Medicare For All would mean worse care for all
Senate Budget Committee Chairman Bernie Sanders (I-Vt.) has announced that as early as next week, his committee will hold a hearing “on the need to pass a Medicare for All single-payer program.”
Sanders gets an “A” for passion, but an “F” in compassion.
The non-partisan Congressional Budget Office has cautioned that Sanders’ Medicare for All bill would create “a shortage of providers, longer wait times, and changes in the quality of care.”
Indeed, the non-partisan Medicare Payment Advisory Commission has warned since at least 2003 that Medicare’s approach to health care quality “is largely neutral or negative.” Enrolling 330 million people in the program would only make the problem worse.
Thankfully, there is a (potentially bipartisan) way to reverse Medicare’s negative impact on quality: Apply “public option” principles not to the private health insurance market but to Medicare, where this traditionally Democratic idea would dramatically increase choice and competition.
Since 1965, Medicare has paid providers more for low-quality care than for high-quality care. For example, in 1995, Utah’s Intermountain Health Care reduced mortality by improving how it treated pneumonia. Medicare rewarded those quality improvements by paying Intermountain less.
In 1999, Duke University developed a better way to treat congestive heart failure. Medication adherence increased. Hospitalizations fell. Resource use fell by half. Again, Medicare (and private insurers with similar payment rules) responded by reducing payments. Duke eventually had to shutter the program for lack of funds.
In 2002, Whatcom County, Washington improved glucose management for diabetics and stabilized congestive heart failure patients, saving $3,000 per patient. The county ended up shuttering the program for the same reason Duke did.
Need more evidence?
In 2009, Medicare reduced payments to Texas’ Baylor Medical Center after the system cut heart-failure readmissions in half with no increase in mortality. Hospitals can nearly double net revenues if a Medicare patient develops post-operative complications. Medicare pays hospitals nearly $3,000 more per patient when low-quality care leads to more post-acute care and readmissions. Medicare paid a large urban hospital system more when it allowed urinary-tract or bloodstream infections than when it prevented them.
It doesn’t have to be this way.
In the mid-1990s, Group Health Cooperative of Puget Sound improved diabetes care with an “average cost savings  of $685-$950 per patient per year.” Group Health’s different payment rules—which markets developed a century before Congress enacted Medicare—allowed it to profit from those quality improvements.
What Sen. Sanders doesn’t get is that medicine is so complex, no single payment system can promote all aspects of health care quality. Locking in any single set of payment rules—as a single-payer system by definition must—will always reward low-quality care and penalize progress.
Competition drives providers to improve all dimensions of quality—even those their own payment rules discourage. Improving care across the board requires letting all varieties of payment rules compete on a level playing field.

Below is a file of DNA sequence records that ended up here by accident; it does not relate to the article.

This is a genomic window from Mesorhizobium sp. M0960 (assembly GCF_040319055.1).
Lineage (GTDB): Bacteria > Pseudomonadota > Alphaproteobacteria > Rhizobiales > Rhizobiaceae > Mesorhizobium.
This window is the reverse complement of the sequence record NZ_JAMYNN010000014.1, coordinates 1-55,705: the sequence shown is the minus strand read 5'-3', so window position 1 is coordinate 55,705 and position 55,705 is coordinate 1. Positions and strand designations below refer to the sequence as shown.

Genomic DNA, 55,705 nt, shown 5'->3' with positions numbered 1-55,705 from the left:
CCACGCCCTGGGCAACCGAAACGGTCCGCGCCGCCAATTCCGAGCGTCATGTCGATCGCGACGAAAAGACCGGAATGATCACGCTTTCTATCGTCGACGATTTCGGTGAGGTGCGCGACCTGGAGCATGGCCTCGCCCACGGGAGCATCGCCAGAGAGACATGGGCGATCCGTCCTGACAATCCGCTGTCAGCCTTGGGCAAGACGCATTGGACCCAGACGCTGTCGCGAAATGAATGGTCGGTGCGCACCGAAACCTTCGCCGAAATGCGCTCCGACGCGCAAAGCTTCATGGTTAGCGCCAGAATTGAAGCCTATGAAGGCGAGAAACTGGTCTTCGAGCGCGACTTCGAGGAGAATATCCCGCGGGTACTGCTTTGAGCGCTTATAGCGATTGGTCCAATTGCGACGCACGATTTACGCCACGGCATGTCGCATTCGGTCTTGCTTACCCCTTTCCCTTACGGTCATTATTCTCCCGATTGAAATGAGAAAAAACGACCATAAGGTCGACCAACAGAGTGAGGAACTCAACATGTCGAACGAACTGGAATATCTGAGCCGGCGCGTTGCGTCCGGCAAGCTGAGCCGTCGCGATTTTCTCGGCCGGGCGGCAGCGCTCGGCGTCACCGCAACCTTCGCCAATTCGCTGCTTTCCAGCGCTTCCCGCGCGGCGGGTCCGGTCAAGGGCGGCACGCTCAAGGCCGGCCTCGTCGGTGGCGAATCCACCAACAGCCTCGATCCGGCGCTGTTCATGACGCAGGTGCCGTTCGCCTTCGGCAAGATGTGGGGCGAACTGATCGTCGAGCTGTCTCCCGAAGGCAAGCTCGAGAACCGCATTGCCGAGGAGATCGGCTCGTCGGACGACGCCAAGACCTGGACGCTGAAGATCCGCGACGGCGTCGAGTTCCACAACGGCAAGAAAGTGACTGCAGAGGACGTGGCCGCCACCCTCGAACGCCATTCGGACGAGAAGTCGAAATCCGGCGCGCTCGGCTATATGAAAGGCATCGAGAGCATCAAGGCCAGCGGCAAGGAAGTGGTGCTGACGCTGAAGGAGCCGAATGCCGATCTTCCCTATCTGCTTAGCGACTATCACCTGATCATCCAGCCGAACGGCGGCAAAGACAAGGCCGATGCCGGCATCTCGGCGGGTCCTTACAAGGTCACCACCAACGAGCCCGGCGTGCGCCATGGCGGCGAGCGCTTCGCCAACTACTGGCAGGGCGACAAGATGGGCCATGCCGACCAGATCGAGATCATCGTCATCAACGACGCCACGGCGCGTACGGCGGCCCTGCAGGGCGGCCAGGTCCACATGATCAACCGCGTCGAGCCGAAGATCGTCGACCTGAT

Public-option principles demand exactly that: a level playing field where consumers are the ultimate arbiters of quality and efficiency. Public-option supporters want a new government program to be one of the competitors.
But there’s no need for a new program. Traditional Medicare is a government-run plan that already competes against private insurers. Economist Mark Pauly explains that Medicare “is essentially a risk-adjusted voucher program” that lets enrollees choose between a public option and private Medicare Advantage plans.
That playing field, however, is anything but level. Congress bars certain plans, encourages excessive coverage, and penalizes high-quality coverage. It further violates public-option principles by offering larger subsidies to healthy enrollees if they choose Medicare Advantage, and to sicker enrollees if they choose traditional Medicare.
Public-option principles demand eliminating all such distortions. Most important, they require that each enrollee’s subsidy neither rise nor fall depending on which health plan, or how much coverage, he or she chooses. Only one type of subsidy can do that: cash.
Public-option principles require that Medicare mirror Social Security, which gives enrollees cash and trusts them to spend it. In 2022, Medicare will spend enough to give each enrollee an average cash subsidy of $12,100. Income- and risk-adjustment would give poorer and sicker enrollees thousands more to ensure they could afford coverage.
Enrollees would spend that money better than government bureaucrats do. Evidence shows that cost-conscious patients force providers to reduce prices and that when seniors control their health decisions, even those with cognitive limitations make good choices.
While Medicare for All would condemn generations to low-quality care, applying public-option principles to Medicare would improve health care through choice and competition. It’s a Democratic idea even Republicans can love.
Michael F. Cannon is director of health policy studies at the Cato Institute and coauthor of “Would ‘Medicare for All’ Mean Quality For All?” (with Jacqueline Pohida, AGPCNP-BC, Quinnipiac Health Law Journal, 2022).
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